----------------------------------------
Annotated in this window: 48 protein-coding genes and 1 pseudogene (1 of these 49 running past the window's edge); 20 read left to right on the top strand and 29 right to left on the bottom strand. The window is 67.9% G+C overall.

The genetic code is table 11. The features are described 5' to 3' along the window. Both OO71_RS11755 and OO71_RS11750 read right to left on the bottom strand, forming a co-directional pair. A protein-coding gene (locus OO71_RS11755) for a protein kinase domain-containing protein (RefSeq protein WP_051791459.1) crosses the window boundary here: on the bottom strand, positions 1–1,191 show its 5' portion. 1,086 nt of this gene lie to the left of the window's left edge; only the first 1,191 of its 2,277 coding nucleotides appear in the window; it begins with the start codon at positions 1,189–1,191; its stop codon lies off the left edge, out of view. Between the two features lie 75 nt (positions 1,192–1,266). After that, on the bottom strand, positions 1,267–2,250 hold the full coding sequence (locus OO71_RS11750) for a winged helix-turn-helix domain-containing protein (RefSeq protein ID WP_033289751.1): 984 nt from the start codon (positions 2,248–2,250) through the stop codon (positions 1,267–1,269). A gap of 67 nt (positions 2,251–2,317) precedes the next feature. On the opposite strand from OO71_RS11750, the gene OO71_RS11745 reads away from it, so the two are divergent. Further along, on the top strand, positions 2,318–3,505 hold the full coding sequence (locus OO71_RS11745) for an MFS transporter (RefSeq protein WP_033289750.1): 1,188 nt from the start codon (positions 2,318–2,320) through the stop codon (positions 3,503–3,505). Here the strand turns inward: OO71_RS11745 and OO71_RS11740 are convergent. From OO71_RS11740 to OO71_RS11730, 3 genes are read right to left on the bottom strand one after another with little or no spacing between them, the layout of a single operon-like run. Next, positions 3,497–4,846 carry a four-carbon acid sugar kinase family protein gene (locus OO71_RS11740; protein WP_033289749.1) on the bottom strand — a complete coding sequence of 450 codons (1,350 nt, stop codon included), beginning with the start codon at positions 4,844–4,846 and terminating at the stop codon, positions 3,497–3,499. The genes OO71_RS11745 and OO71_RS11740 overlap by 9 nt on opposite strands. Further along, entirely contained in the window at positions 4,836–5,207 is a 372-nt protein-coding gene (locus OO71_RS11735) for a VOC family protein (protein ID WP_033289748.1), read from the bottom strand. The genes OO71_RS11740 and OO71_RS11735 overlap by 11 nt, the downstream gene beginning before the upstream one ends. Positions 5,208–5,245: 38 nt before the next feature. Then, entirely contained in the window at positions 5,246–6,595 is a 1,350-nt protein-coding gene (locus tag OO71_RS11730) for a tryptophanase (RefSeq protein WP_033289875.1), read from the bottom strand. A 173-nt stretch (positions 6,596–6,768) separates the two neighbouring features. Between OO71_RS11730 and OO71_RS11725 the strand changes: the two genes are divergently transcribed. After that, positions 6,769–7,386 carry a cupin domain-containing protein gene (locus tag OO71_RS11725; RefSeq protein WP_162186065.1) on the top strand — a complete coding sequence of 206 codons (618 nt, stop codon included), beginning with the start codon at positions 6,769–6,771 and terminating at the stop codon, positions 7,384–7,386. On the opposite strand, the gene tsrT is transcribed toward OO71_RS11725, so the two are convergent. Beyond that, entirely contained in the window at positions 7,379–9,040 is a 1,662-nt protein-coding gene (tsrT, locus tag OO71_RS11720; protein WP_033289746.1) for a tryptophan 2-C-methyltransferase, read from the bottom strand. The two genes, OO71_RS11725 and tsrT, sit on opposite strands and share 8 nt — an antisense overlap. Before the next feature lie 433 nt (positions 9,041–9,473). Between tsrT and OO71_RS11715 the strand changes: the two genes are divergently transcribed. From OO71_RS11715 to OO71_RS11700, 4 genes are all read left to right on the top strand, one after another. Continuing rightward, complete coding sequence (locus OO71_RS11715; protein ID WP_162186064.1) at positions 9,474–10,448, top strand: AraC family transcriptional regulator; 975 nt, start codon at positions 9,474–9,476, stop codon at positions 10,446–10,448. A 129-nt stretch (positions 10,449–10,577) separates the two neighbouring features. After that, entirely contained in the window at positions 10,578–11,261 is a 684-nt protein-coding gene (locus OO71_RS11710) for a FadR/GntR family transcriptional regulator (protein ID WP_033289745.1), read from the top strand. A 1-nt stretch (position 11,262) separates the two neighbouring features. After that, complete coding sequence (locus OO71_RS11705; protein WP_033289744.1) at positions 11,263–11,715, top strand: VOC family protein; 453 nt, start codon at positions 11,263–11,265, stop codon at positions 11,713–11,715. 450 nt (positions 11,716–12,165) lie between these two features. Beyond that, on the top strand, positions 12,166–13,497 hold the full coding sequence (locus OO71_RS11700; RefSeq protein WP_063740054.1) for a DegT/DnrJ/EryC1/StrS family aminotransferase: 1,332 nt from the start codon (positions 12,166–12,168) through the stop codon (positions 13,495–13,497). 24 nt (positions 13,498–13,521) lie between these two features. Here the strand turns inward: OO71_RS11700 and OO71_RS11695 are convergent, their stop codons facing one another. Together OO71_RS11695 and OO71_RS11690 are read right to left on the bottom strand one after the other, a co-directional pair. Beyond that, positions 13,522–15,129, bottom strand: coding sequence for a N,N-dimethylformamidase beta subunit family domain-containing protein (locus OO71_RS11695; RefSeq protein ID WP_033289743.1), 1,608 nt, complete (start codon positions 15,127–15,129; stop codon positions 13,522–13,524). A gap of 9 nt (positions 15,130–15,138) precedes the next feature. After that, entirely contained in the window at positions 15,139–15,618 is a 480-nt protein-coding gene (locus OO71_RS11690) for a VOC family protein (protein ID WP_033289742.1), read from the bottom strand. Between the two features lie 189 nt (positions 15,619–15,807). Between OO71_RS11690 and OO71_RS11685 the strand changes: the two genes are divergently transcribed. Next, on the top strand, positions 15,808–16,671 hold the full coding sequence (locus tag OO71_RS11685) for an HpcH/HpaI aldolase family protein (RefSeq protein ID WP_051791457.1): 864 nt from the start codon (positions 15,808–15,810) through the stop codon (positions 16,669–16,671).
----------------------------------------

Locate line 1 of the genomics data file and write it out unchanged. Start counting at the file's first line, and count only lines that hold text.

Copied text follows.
Annotated in this window: 48 protein-coding genes and 1 pseudogene (1 of these 49 running past the window's edge); 20 read left to right on the top strand and 29 right to left on the bottom strand. The window is 67.9% G+C overall.